Panjim Inn is a delightful hotel located within the chromatically and architecturally stunning Panjim city! It’s the dramatic colour that envelopes a visitor to Panjim and creates the exuberant atmosphere. Nestled within this environment are other Goan villas that have been converted into small hotels and bed and breakfast inns. Yet the Panjim Inn stands out in the landscape of decaying heritage homes as a well preserved and comfortable hotel. Panjim Inn was among the earliest large homes of the Fontainhas and was built in the 1800’s by Francis Assis D’Silveira. His descendant Jack Ajit Sukhija is the partner of the hotel and is a pleasant person who manages the Panjim Inn today.
By a river
The Inn is located close to the churches, bookstores, gorgeous century-old homes, small cafes, boutiques and the promenade by the Mandovi! The location allows visitors the pleasurable experience of getting lost within the narrow and intimately scaled streets of Panjim, on foot or on bicycle. A recent visitor who stayed at the Inn was renowned Sri Lankan architect Anjalendran who mentioned that the Panjim Inn is his favourite place to stay in Goa and added that “Panjim Inn is what a Goanese holiday should be!”
The Inn is less about luxurious living but is more about the un-ostentatious beauty of the architecture, friendly staff and the good food. The hotel has been tenaciously preserved by the owners and carefully extended and restored by the owner’s father Ajit Sukhija along with Goa-based architect Ameet Sukhthankar. The hotel is a part of the Welcome Heritage Group of Hotels and consists of three buildings — the Inn, Panjim Pousada and Panjim People’s — each of these buildings maintain an individual architectural identity. My room in the original Inn was simply elegant with an antique four-poster bed, a wooden armoire, a large window with shutters made of sea shells that overlooked the facade of a beautiful Portuguese home in ochre!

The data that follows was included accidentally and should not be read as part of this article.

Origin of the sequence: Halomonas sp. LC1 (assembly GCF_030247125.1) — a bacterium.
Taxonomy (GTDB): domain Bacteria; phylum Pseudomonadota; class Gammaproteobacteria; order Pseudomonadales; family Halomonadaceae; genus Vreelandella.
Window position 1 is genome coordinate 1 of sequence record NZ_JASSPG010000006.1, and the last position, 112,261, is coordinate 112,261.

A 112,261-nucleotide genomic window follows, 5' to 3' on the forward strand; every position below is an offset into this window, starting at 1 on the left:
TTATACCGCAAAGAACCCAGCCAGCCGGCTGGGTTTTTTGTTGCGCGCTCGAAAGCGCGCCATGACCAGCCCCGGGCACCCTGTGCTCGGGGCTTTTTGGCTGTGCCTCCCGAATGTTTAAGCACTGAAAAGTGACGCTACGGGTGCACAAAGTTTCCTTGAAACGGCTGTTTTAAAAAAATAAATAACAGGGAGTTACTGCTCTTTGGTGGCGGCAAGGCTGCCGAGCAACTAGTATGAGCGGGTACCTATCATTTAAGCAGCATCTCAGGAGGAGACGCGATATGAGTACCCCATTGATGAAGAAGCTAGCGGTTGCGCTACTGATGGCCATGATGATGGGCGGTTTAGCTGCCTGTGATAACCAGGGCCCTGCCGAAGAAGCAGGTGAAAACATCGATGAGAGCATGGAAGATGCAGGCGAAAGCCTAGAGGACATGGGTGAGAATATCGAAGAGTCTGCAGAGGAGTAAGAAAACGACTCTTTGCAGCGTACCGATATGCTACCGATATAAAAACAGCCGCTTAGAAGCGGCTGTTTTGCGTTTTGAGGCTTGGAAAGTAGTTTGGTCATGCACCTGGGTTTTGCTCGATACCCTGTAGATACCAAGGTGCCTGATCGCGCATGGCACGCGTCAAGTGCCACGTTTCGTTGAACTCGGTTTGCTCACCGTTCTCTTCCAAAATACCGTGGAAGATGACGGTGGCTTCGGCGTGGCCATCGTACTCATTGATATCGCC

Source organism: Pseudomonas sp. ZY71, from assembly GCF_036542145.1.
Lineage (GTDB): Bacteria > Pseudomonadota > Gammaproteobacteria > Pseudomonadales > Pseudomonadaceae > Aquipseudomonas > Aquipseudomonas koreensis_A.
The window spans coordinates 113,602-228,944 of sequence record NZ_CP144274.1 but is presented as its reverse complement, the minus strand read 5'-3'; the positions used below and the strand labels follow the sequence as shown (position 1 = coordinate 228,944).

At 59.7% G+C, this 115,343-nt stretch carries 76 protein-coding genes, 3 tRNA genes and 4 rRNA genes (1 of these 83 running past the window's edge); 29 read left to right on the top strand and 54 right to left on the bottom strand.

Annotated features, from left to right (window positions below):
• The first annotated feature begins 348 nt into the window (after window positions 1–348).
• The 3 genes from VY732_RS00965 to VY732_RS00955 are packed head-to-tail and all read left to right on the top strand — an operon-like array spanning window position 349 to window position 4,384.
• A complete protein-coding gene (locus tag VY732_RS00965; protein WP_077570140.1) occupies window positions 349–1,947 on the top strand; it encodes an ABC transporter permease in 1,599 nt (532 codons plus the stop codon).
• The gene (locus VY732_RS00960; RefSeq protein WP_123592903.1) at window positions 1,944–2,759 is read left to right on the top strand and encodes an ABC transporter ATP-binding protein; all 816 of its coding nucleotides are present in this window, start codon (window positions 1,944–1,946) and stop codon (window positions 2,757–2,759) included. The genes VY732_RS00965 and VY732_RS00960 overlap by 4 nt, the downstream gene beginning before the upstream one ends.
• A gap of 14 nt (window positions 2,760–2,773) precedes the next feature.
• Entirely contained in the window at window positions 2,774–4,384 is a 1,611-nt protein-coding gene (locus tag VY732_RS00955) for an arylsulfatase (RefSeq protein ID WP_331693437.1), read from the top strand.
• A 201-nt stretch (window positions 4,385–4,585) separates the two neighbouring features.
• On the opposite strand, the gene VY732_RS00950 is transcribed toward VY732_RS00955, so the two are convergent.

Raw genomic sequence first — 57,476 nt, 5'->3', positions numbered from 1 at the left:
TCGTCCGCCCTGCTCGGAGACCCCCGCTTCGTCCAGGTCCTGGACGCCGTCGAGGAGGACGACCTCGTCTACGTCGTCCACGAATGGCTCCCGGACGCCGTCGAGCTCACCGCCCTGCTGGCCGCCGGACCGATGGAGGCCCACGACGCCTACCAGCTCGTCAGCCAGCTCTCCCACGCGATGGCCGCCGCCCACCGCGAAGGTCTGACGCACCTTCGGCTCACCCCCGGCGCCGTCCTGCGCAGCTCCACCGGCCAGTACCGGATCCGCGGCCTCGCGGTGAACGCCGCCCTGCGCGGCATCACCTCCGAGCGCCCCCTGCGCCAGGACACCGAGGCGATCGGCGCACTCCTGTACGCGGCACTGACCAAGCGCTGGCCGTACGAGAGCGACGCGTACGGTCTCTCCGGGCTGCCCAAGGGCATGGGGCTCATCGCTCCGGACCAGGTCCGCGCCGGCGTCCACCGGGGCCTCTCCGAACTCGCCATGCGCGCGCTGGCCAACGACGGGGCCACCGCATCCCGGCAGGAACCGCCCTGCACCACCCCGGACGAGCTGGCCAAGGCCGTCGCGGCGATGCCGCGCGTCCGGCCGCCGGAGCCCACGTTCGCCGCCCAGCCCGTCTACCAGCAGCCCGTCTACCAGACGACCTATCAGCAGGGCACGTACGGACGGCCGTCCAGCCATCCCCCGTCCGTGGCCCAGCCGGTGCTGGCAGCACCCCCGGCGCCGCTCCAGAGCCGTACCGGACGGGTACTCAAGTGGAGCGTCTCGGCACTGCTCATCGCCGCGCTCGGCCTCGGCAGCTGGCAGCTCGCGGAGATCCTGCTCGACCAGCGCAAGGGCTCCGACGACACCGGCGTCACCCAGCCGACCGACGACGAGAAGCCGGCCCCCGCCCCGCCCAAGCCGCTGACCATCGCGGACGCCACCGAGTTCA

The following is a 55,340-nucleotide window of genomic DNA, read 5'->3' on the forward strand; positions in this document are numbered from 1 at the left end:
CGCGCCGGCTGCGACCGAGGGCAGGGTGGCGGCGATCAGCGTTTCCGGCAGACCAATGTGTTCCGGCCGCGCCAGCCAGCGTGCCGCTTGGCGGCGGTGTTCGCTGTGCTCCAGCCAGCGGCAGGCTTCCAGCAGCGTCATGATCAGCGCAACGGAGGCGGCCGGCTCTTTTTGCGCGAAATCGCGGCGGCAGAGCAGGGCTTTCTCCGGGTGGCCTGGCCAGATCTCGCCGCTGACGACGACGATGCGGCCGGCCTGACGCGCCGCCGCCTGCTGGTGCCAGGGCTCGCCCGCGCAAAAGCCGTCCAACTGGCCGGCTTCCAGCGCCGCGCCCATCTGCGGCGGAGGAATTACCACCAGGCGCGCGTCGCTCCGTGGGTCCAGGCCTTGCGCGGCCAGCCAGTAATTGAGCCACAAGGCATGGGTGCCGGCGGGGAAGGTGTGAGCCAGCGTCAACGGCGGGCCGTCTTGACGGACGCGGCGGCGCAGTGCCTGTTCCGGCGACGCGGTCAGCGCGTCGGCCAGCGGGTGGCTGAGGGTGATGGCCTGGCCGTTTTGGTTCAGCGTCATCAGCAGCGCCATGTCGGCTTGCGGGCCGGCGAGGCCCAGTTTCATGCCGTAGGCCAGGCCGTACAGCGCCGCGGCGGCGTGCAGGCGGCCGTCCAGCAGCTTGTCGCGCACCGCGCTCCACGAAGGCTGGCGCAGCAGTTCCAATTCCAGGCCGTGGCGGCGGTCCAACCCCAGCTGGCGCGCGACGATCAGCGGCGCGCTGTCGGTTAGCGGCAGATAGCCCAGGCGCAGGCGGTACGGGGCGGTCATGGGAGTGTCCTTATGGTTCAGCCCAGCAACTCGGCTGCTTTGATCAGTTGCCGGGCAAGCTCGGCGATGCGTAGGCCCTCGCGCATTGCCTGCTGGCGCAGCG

For art sake
The best part of the Inn is the art that it flaunts. The owners have always promoted local Goan artists. The guests get to live amid the art. A series of transition spaces — balconies, verandahs, courtyards; common spaces such as corridors are enlivened by the display of art. Etchings, paintings, sketches by local Goan artists — Mohan Naik’s paintings predominate the selection — also form the connection between the three distinct hotel spaces giving the impression of a home with an extensive personalised selection of art. The Hindu House, the Pousada is the other building that belongs to Panjim Inn and has a long linear garden space that leads into the building. It has a wonderful central courtyard surrounded by an internal verandah. The verandah displays local Goan art and sculpture. A tulsi plant is at the centre of the courtyard, while a low clay tiled roof surrounds the courtyard; a wood Ganesha occupies a prime position around this courtyard. Panjim People’s, the third building belonging to Panjim Inn was once a prominent high school. The building has a personal connection with the owners. The owner’s wife is an alumnus of this school. The ground floor of Panjim People’s has been converted into a gallery “Gitanjali” that displays contemporary art and artifacts from Goa. It also functions as a conference room. The food served at Panjim Inn is one of the highlights of the stay. Breakfast is served in the inner courtyard, while the entrance to the hotel has a few tables and chairs that in the evenings becomes a place where guests relax and order a drink. A deep overhead first floor verandah that overlooks the street is the area that serves lunch and dinner.
Panjim Inn is memorable for its atmosphere, art and architecture. Guests at Panjim Inn experience a sense of leisure and satisfaction — the serene rewarding experience of having stayed in a hotel that is firmly anchored in history and art — a definite must-return destination for guests who re-visit Panjim!